[G-QTRS] JP by Lt. DeVeau and PNPC Saavok: From little things, big things grow. Part 2

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Amanda Nordstrom

Feb 8, 2015, 9:27:26 PM2/8/15
to Garuda
((DeVeau’s Quarters, USS Garuda))

::That done, the stick was set aside and the Clonex container closed.
After she placed the container back into the larger tub, she opened the
smaller and reached for a small scoop already inside. With it, she
filled it with some dirt, then poured it in the small yellow and
lavender pot until it was mostly full. She offered the scoop to Saavok
so he could do the same.::

::Reaching into the container, Saavok drew out a scoop of the potting
mix and regarded it with interest. Tipping it into the pot, he then
picked a few remaining grains off the scoop and held his fingers up for
inspection. Where a Human might have sniffed the soil, the child stuck
his fingers in his mouth. Alora’s mouth quirked first to one side, then
to the other.::

DeVeau: Is it tasty?

::Saavok gave Alora a patient look.::

Saavok: I am assessing the soil quality. My grandfather taught me the
traditional techniques whilst we were on Vulcan. This has a very high
level of organic matter, high nutrients but low inorganic matter content.

DeVeau: It’s not really meant to be consumed by humans...or Vulcans.

::That was the flowers’ jobs.::

Saavok: I will not poison myself.

::Except that this wasn’t Vulcan soil and his father had warned him that
whilst their people had an advanced ability to process simple poisons
and could eat anything on Vulcan with impunity, complex compounds from
other worlds could still be dangerous.::

Saavok: At least, I don’t think so. ::He paused, grey gaze unfocused as
he queried his body systems, utilising that active and extensive control
that Vulcans learned.:: I am demonstrating no ill effects. ::He confirmed.::

DeVeau: Well, honestly, there’s nothing in here that you wouldn’t find
in nature and none of that is particularly poisonous. I wouldn’t go make
a meal out of it though - might make your tummy hurt.

::Alora managed a grin, then turned back to her pot. Now that it was
filled, Alora got her hands dirty. Well, a finger. Using her pointer,
she created a little well in the middle of the loose dirt.::

DeVeau: This, ::She stated as she picked up the container marked ‘MF’.::
is Mycorrhizal Fungi. It helps the roots grow bigger, stronger and
absorb more nutrients.

Saavok: It is a symbiotic fungus? ::He sought to confirm.::

DeVeau: Exactly.

::She tapped the container so just a little fell into the hole, the
passed it to the child. That done, she took up her left, then gently
swept surrounding dirt about it until the hole was covered and the leaf

DeVeau: Make sure not to press the soil down hard - violets like their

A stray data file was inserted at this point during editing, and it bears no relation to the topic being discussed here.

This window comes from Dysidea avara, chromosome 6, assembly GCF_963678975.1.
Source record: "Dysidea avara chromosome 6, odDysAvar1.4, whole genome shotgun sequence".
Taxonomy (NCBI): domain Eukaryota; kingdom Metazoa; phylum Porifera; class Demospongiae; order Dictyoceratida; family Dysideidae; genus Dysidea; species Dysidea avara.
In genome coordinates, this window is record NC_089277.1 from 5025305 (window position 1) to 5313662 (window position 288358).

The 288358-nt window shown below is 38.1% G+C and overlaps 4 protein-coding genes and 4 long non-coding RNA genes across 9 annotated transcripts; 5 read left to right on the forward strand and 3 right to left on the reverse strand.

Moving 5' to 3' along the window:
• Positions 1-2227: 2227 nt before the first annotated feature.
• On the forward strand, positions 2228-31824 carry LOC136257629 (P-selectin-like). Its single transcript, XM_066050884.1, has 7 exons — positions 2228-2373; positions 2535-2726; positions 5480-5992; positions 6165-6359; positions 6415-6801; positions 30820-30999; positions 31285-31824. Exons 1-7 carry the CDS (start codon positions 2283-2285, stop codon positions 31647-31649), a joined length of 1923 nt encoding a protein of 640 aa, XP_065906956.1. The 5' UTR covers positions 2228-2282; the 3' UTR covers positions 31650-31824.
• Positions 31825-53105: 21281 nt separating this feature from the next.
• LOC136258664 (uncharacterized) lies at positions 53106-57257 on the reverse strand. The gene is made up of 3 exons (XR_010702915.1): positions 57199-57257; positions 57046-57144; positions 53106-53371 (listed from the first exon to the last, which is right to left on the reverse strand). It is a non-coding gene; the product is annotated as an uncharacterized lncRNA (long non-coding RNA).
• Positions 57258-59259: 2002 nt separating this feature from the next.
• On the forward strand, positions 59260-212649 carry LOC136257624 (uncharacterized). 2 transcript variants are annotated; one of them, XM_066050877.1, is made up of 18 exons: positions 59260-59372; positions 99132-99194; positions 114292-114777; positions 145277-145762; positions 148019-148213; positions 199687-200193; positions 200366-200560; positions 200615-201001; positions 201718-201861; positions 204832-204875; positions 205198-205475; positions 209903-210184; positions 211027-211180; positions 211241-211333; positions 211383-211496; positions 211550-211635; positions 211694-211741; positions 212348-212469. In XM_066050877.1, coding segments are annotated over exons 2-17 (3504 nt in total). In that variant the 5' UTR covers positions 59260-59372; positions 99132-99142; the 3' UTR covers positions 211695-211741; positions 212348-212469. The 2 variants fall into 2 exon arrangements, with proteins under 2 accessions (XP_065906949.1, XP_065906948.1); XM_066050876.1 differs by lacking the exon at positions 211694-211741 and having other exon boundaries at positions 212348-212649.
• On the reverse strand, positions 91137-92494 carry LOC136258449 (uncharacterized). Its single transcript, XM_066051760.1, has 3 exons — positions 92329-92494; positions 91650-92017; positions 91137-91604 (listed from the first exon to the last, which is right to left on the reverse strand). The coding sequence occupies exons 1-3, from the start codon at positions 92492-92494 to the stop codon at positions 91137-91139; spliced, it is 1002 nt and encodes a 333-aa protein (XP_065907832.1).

soil loose.

Saavok: I will exert due care.

::Copying Alora’s movements, he placed his treated leaf carefully into
the little depression and sculpted the soil into the hole and around the
leaf stem, until it was able to stand on it’s own.::

Saavok: What do we do with them now?

DeVeau: Now, we put them on a shelf under one of the lights and wait. In
a few weeks, we should see plantlets popping up.

::The little Vulcan carried his pot to the shelf and put it next to
Alora’s. It was interesting to think that this simple treatment alone
would produce a new plant. Fascinating.::

DeVeau: Do you want to help me put leaves from the other one into pots?

Saavok: Affirmative.

::Alora set aside the two pots and returned the mother plant to the box
in which it had been brought. As she selected a second mature plant, she
cast a sidelong glance at the young Vulcan.::

DeVeau: So...what are your thoughts on returning to the Garuda?

Saavok: I consider it preferable. ::He glanced over at Alora as he
picked up the scissors.:: Counsellor Moonsong and Mrs Gupta asked me
that too.

::Everyone seemed to want to know what he thought about being back. It
was nice that they were interested, if a bit odd to someone accustomed
to Vulcan acceptance of things that are as they should be.::

DeVeau: Oh. Great minds think alike?

::She supposed it was a standard question to ask someone after they had
moved away and then suddenly been posted back to the place from whence
they had originally moved. While the two Vulcans had been gone, Alora
had missed them. Now that they were back, well, in some ways, it was
like a piece of a puzzle had been missing and suddenly been found.::

Saavok: Do you find your posting aboard the Garudaagreeable? ::He asked
in turn, picking up the scissors.::